■ ALTHOUGH SEPHARDI Chief Rabbi Shlomo Moshe Amar came to Jerusalem’s Mamilla Mall to light the first Hanukka candle last Saturday night, it was an eight-year-old boy who stole the show. When the Portnoy Brothers began playing Hanukka songs, the main singer was world acclaimed cantor Naftali Herstik, who generously stepped back to allow the eight-year-old to take over the microphone. Herstik, who also trains young cantors, listened to him with more than the customary affection and admiration that a veteran polished performer gives to a child prodigy.
“This is Shlomo Zalman Temeris and he’s got a great future ahead of him,” Herstik declared when the youngster finished singing. Then, hugging the little boy, he added proudly, “He’s my grandson.”
The nightly candle-lighting has been organized by Rabbi Eliahu Canterman and his wife, Chani. She did all the work and raised the money for the project, he said.
The Cantermans, who run the Chabad of Talbiye, working with the management of the Mamilla Mall, raised funds for the construction of a giant outdoor hanukkia which was designed by Rabbi Herschel Pekkar, a renowned American silversmith, working according to the specifications set down by Maimonides and completed this year by the Lerer Brothers, Avi and Yossi, the proprietors of Steel Sagdor metal works and design in copper, bronze and brass. The brass hannukia is 3.6 meters high and weighs 300 kilograms.
On hand was Pekkar’s son-in-law, Rabbi Mendel Shagalov, who said that Pekkar had been working as a Judaica craftsman for 55 years and had fashioned the first Rambamstyle hanukkia for the Lubavitcher Rebbe, Menachem Mendel Schneerson, which has a place of honor at Chabad headquarters at 770 Eastern Parkway in New York. Shagalov was wearing a vest with a traditional hanukkia design and press-button lights that turned him into a would-be Maccabean Superman.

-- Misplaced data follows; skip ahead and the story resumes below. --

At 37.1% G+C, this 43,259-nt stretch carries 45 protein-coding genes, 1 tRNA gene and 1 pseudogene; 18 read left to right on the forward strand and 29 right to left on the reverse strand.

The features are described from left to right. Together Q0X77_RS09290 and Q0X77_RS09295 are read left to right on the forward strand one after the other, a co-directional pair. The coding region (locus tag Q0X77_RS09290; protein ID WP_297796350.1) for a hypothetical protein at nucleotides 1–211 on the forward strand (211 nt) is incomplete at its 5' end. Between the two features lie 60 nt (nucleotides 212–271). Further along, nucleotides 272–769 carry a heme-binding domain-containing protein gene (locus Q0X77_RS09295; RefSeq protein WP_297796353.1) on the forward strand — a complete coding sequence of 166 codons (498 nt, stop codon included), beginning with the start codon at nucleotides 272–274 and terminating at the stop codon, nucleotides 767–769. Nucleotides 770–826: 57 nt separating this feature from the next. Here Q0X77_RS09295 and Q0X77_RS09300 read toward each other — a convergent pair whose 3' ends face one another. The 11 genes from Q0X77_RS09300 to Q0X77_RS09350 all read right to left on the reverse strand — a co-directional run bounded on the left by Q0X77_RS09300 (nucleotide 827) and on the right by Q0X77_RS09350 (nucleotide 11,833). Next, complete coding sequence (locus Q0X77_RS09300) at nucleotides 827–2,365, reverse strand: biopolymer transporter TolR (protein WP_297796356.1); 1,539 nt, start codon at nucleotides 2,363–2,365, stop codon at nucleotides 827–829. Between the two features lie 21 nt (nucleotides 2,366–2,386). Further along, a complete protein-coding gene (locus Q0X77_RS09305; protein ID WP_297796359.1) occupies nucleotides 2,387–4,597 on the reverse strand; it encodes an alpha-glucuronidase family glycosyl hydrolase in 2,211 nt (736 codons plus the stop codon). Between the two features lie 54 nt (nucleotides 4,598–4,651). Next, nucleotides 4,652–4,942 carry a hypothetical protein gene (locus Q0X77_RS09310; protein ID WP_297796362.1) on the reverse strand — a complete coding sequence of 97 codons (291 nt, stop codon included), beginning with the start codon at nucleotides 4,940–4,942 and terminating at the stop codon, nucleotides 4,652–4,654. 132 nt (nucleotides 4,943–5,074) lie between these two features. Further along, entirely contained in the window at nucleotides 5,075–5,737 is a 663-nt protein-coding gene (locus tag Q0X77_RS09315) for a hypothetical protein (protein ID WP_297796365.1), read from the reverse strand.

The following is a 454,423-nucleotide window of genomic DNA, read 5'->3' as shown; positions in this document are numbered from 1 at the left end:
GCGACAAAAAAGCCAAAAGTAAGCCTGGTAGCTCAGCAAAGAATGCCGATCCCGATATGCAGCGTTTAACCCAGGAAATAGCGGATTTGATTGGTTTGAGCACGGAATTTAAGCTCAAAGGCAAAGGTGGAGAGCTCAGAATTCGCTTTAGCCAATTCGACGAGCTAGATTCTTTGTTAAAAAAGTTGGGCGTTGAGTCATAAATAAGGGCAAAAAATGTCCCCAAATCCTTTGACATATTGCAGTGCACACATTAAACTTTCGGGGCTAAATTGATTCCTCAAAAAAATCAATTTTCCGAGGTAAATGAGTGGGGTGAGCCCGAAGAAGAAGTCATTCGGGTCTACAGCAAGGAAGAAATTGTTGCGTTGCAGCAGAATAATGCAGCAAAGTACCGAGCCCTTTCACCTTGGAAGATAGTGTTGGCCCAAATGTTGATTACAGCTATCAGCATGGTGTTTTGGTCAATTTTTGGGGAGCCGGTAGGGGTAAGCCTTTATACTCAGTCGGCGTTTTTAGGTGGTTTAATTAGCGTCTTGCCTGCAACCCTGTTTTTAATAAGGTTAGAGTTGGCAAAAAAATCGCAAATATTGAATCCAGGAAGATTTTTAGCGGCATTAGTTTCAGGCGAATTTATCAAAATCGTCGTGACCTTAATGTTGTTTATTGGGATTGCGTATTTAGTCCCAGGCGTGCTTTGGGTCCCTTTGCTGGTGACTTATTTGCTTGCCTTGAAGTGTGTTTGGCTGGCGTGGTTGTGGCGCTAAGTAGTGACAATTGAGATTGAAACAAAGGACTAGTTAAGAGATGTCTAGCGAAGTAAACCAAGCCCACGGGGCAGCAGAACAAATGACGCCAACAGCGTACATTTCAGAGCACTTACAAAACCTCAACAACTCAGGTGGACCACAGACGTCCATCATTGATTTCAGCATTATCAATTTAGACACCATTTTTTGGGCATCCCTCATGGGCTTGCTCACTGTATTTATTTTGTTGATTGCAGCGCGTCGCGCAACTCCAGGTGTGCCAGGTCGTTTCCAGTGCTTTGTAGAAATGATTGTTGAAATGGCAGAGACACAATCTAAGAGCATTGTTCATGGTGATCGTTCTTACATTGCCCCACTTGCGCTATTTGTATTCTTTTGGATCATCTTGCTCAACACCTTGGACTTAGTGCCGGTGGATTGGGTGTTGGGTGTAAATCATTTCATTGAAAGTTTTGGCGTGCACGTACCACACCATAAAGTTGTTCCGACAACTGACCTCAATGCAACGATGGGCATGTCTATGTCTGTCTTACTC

Amar, who intoned the three blessings recited on the first night of Hanukka, asked the Divine Creator who had brought miracles to the ancestors of the Jewish people to do so again for this generation in Israel and all the lands of Jewish dispersion. The Portnoy Brothers continued playing long after the candle-lighting ceremony, and the huge crowd broke into separate circles of males and females who danced the night away as if there were no tomorrow. Rabbi Canterman had an additional reason to rejoice. Only two weeks earlier, he had passed the examination to be accepted as a judge in the Rabbinical Court.
■ IN 1970 and for several years afterwards, anyone remotely involved in the struggle for Soviet Jewry knew the name Sylva Zalmanson.
Like many Russian Jews, Zalmanson became enamored with Zionism and the desire to live in Israel in the aftermath of the 1967 Six Day War, which opened the floodgates of Jewish identity for tens of thousands of Jews throughout the Soviet Union.
Although the Soviet authorities cracked down on religious practice in general, some synagogues and churches were permitted to operate, but they were riddled with spies and many people who might have sought spiritual comfort or the desire to be with co-religionists were afraid that they would be targeted by KGB agents.